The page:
BUFFALO, N.Y. — For members of the U.S. House of Representatives, it's a waiting game now, with the Senate expected to vote on its version of the tax reform bill next week.
"I'm feeling very optimistic it will get through the Senate with 50 votes, maybe even 51. Who knows?" Rep. Chris Collins, R-NY-27, said.
If passed, the two houses will start the process to reconcile their bills. Collins said he expects the Senate to drive the conference since it can only afford to lose two votes.
"There were some things taken out I didn't want taken out. The Senate's added some of them back so I think the final bill will look a little more like the Senate bill than the House bill. We're about 90 percent the same," he said.
Collins said he agrees with pieces restored in the Senate proposal like medical deductions and the $18,000 tuition waiver for graduate students. In order to pay for the additions, it delays cutting the corporate tax rate.
"They've delayed it a year and as much as I'd like it to take place, putting some of these things back and delaying the tax cut one year, I think is a decent compromise," he said.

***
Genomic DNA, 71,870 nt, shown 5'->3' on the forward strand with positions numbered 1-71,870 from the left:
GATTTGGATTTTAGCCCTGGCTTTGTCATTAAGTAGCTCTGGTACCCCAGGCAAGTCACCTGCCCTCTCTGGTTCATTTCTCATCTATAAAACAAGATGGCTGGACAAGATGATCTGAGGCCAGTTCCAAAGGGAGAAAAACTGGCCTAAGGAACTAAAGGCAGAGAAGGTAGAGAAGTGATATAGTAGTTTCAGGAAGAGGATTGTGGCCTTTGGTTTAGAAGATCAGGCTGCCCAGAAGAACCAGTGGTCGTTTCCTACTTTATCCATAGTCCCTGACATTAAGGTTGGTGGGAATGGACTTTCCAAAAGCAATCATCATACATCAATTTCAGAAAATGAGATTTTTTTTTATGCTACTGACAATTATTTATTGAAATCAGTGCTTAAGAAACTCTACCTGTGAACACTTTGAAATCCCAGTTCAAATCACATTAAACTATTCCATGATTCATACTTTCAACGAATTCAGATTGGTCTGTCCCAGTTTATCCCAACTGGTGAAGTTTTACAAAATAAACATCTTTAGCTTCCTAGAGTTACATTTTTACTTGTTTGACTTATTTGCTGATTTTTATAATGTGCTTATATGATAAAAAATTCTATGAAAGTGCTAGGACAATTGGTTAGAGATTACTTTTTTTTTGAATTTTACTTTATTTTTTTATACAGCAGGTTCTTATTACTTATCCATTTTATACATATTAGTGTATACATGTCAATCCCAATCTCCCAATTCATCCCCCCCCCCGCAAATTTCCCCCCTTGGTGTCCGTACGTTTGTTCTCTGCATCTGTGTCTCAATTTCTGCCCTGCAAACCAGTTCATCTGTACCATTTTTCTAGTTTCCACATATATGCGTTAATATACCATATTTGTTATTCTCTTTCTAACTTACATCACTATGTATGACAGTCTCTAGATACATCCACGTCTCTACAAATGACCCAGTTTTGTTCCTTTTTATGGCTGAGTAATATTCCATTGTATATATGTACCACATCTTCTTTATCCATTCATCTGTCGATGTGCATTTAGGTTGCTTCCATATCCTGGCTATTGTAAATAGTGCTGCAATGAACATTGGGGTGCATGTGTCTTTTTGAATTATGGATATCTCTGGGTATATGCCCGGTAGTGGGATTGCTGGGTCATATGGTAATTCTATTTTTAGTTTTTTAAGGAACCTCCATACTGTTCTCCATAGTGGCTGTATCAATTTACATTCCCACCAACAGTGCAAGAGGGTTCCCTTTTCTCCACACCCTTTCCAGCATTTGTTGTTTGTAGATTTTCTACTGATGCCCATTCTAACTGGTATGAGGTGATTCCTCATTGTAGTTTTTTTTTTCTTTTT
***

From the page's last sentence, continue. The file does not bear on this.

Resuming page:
Monday in Buffalo, a few dozen people protested Collins’ support of the reform despite his repeated claims the bill represents a tax cut for them.
"He hasn't told the truth in the past and I've looked at all different kinds of analyses and that does not pan out," Citizens Against Collins Co-Founder Michelle Schoeneman said.
The protesters acknowledged the House has already passed its bill, but say the demonstration is still important.
"We just want him to understand that we're very displeased and that going forward, we hope he'll consider his constituents instead of his donors," Schoeneman said.
One major difference in the Senate proposal is the complete elimination of the State and Local Tax Deduction. The House agreed to restore the deduction for property taxes up to $10,000.
"I'm going to support it even without because it does not matter. Whether the cap is there or not, whether the $10,000 property tax cap is put back in, it does not matter because 98 percent of my residents are not going to itemize," Collins said.
While his Republican colleague Congressman Tom Reed has vowed not to support a bill without the compromise, Collins said it's a non-issue because the standard deduction has doubled, eliminating the need for all but the very wealthy to utilize the S.A.L.T. deduction.